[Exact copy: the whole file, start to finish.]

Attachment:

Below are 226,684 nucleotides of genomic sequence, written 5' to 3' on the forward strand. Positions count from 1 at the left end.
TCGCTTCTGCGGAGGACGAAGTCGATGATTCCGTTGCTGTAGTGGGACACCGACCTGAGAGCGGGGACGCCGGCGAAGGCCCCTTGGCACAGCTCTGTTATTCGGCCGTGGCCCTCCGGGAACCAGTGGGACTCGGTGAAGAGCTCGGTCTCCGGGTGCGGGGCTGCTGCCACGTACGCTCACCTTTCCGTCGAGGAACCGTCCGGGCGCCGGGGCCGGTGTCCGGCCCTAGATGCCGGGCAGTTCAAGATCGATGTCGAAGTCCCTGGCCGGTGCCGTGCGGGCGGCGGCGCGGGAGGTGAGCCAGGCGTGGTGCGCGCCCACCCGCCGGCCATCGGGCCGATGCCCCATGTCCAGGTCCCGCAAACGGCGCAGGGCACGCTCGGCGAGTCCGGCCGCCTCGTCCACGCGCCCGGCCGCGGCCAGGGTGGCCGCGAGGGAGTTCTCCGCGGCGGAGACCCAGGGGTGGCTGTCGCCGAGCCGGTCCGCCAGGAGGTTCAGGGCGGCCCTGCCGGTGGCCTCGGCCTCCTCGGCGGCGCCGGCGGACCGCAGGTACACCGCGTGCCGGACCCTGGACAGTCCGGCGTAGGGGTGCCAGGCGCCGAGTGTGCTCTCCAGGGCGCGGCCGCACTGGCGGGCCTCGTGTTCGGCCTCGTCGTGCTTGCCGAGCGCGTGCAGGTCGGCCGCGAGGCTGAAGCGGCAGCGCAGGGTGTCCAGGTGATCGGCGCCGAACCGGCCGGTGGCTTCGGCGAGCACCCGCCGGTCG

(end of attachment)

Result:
Below are 226,684 nucleotides of genomic sequence, written 5' to 3' on the forward strand. Positions count from 1 at the left end.
TCGCTTCTGCGGAGGACGAAGTCGATGATTCCGTTGCTGTAGTGGGACACCGACCTGAGAGCGGGGACGCCGGCGAAGGCCCCTTGGCACAGCTCTGTTATTCGGCCGTGGCCCTCCGGGAACCAGTGGGACTCGGTGAAGAGCTCGGTCTCCGGGTGCGGGGCTGCTGCCACGTACGCTCACCTTTCCGTCGAGGAACCGTCCGGGCGCCGGGGCCGGTGTCCGGCCCTAGATGCCGGGCAGTTCAAGATCGATGTCGAAGTCCCTGGCCGGTGCCGTGCGGGCGGCGGCGCGGGAGGTGAGCCAGGCGTGGTGCGCGCCCACCCGCCGGCCATCGGGCCGATGCCCCATGTCCAGGTCCCGCAAACGGCGCAGGGCACGCTCGGCGAGTCCGGCCGCCTCGTCCACGCGCCCGGCCGCGGCCAGGGTGGCCGCGAGGGAGTTCTCCGCGGCGGAGACCCAGGGGTGGCTGTCGCCGAGCCGGTCCGCCAGGAGGTTCAGGGCGGCCCTGCCGGTGGCCTCGGCCTCCTCGGCGGCGCCGGCGGACCGCAGGTACACCGCGTGCCGGACCCTGGACAGTCCGGCGTAGGGGTGCCAGGCGCCGAGTGTGCTCTCCAGGGCGCGGCCGCACTGGCGGGCCTCGTGTTCGGCCTCGTCGTGCTTGCCGAGCGCGTGCAGGTCGGCCGCGAGGCTGAAGCGGCAGCGCAGGGTGTCCAGGTGATCGGCGCCGAACCGGCCGGTGGCTTCGGCGAGCACCCGCCGGTCG